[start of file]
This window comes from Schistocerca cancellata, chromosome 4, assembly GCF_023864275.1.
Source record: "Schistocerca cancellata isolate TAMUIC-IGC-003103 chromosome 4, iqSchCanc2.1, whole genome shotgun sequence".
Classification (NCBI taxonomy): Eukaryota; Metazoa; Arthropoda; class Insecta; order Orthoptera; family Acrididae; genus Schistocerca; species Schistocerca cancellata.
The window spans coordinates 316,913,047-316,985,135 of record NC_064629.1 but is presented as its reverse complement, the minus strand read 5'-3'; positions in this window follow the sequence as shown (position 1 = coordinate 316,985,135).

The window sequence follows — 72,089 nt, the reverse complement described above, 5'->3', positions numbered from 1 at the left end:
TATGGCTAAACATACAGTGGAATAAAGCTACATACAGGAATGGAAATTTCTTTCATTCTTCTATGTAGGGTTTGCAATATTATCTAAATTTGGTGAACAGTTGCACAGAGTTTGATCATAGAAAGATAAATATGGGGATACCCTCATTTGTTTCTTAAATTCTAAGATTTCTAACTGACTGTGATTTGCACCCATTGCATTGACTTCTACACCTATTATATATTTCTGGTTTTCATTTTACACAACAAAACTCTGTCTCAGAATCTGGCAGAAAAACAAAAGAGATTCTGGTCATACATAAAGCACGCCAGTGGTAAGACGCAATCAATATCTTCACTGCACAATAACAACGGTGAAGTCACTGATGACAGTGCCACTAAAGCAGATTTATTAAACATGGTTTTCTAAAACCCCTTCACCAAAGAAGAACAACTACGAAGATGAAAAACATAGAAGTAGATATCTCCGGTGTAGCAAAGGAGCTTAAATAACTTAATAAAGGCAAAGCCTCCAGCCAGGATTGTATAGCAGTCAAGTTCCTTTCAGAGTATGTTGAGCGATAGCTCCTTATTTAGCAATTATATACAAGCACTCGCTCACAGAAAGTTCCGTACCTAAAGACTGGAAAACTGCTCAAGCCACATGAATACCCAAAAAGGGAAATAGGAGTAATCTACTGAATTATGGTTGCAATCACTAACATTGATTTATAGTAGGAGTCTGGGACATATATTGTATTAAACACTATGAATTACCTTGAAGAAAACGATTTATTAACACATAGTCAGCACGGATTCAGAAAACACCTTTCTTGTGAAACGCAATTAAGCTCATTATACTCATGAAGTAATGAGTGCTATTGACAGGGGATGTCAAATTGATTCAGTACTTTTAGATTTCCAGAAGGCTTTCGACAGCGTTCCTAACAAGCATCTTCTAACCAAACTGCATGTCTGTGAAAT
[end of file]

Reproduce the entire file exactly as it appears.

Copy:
This window comes from Schistocerca cancellata, chromosome 4, assembly GCF_023864275.1.
Source record: "Schistocerca cancellata isolate TAMUIC-IGC-003103 chromosome 4, iqSchCanc2.1, whole genome shotgun sequence".
Classification (NCBI taxonomy): Eukaryota; Metazoa; Arthropoda; class Insecta; order Orthoptera; family Acrididae; genus Schistocerca; species Schistocerca cancellata.
The window spans coordinates 316,913,047-316,985,135 of record NC_064629.1 but is presented as its reverse complement, the minus strand read 5'-3'; positions in this window follow the sequence as shown (position 1 = coordinate 316,985,135).

The window sequence follows — 72,089 nt, the reverse complement described above, 5'->3', positions numbered from 1 at the left end:
TATGGCTAAACATACAGTGGAATAAAGCTACATACAGGAATGGAAATTTCTTTCATTCTTCTATGTAGGGTTTGCAATATTATCTAAATTTGGTGAACAGTTGCACAGAGTTTGATCATAGAAAGATAAATATGGGGATACCCTCATTTGTTTCTTAAATTCTAAGATTTCTAACTGACTGTGATTTGCACCCATTGCATTGACTTCTACACCTATTATATATTTCTGGTTTTCATTTTACACAACAAAACTCTGTCTCAGAATCTGGCAGAAAAACAAAAGAGATTCTGGTCATACATAAAGCACGCCAGTGGTAAGACGCAATCAATATCTTCACTGCACAATAACAACGGTGAAGTCACTGATGACAGTGCCACTAAAGCAGATTTATTAAACATGGTTTTCTAAAACCCCTTCACCAAAGAAGAACAACTACGAAGATGAAAAACATAGAAGTAGATATCTCCGGTGTAGCAAAGGAGCTTAAATAACTTAATAAAGGCAAAGCCTCCAGCCAGGATTGTATAGCAGTCAAGTTCCTTTCAGAGTATGTTGAGCGATAGCTCCTTATTTAGCAATTATATACAAGCACTCGCTCACAGAAAGTTCCGTACCTAAAGACTGGAAAACTGCTCAAGCCACATGAATACCCAAAAAGGGAAATAGGAGTAATCTACTGAATTATGGTTGCAATCACTAACATTGATTTATAGTAGGAGTCTGGGACATATATTGTATTAAACACTATGAATTACCTTGAAGAAAACGATTTATTAACACATAGTCAGCACGGATTCAGAAAACACCTTTCTTGTGAAACGCAATTAAGCTCATTATACTCATGAAGTAATGAGTGCTATTGACAGGGGATGTCAAATTGATTCAGTACTTTTAGATTTCCAGAAGGCTTTCGACAGCGTTCCTAACAAGCATCTTCTAACCAAACTGCATGTCTGTGAAAT